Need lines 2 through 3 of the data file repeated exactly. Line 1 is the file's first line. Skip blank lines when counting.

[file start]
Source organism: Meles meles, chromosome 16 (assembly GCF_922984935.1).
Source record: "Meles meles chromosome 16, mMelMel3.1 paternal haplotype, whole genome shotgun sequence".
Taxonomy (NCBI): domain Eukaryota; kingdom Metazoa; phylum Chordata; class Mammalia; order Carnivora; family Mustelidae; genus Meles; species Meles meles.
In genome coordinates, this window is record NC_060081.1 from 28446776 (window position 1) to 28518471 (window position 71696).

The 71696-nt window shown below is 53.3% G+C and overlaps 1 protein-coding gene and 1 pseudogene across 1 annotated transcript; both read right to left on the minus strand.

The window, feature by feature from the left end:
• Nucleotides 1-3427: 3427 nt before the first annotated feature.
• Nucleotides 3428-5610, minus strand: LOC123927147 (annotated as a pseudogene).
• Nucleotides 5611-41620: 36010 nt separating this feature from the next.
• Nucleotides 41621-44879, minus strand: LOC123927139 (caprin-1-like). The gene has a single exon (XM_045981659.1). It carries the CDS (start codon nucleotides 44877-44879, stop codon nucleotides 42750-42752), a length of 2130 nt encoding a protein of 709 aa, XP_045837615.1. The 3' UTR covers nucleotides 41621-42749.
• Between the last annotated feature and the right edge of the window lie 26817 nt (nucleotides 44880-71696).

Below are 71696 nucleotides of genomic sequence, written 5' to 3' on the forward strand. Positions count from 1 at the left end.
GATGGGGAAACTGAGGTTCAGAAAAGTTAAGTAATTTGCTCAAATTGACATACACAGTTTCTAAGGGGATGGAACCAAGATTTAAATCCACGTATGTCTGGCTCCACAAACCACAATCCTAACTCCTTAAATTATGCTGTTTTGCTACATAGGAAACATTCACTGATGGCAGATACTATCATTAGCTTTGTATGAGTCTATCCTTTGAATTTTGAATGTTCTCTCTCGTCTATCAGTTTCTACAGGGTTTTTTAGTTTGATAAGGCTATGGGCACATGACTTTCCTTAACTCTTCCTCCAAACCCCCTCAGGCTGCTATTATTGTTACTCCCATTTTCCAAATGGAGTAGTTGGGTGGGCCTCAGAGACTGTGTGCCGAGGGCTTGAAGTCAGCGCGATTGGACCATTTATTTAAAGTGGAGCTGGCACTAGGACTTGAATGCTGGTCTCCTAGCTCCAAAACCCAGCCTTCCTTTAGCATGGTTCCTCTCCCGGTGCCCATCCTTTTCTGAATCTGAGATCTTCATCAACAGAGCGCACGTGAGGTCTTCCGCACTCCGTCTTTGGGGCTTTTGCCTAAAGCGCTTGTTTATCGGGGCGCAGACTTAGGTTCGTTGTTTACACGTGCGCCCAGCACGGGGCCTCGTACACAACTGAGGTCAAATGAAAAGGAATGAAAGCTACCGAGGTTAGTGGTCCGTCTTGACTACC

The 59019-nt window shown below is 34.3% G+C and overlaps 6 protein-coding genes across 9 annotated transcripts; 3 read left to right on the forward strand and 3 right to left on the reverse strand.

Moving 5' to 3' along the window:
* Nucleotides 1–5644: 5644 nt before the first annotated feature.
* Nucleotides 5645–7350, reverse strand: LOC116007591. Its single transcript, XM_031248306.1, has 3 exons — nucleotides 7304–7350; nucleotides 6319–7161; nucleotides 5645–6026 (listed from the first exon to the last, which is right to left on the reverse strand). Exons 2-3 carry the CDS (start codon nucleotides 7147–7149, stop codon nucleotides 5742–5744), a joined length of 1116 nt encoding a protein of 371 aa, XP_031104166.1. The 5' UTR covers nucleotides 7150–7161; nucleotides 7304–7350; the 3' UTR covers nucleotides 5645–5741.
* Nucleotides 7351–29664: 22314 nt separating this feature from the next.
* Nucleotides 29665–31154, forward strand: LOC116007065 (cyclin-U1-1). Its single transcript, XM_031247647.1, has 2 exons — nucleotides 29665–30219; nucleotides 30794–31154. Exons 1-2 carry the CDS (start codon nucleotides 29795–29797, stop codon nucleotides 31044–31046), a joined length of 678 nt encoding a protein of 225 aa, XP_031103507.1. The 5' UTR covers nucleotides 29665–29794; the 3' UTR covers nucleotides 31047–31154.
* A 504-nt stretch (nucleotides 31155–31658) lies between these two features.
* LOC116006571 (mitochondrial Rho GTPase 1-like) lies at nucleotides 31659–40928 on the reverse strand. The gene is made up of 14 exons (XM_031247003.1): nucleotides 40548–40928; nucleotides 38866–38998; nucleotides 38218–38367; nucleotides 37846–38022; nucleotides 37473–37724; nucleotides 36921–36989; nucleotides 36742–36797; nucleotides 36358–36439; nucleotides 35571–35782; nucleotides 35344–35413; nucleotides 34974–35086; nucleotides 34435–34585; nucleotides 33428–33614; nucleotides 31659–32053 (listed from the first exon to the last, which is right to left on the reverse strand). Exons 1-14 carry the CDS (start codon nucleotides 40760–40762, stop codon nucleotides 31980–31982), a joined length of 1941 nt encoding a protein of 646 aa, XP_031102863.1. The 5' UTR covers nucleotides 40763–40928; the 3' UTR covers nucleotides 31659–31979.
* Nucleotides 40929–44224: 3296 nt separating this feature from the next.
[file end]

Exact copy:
Source record: "Meles meles chromosome 16, mMelMel3.1 paternal haplotype, whole genome shotgun sequence".
Taxonomy (NCBI): domain Eukaryota; kingdom Metazoa; phylum Chordata; class Mammalia; order Carnivora; family Mustelidae; genus Meles; species Meles meles.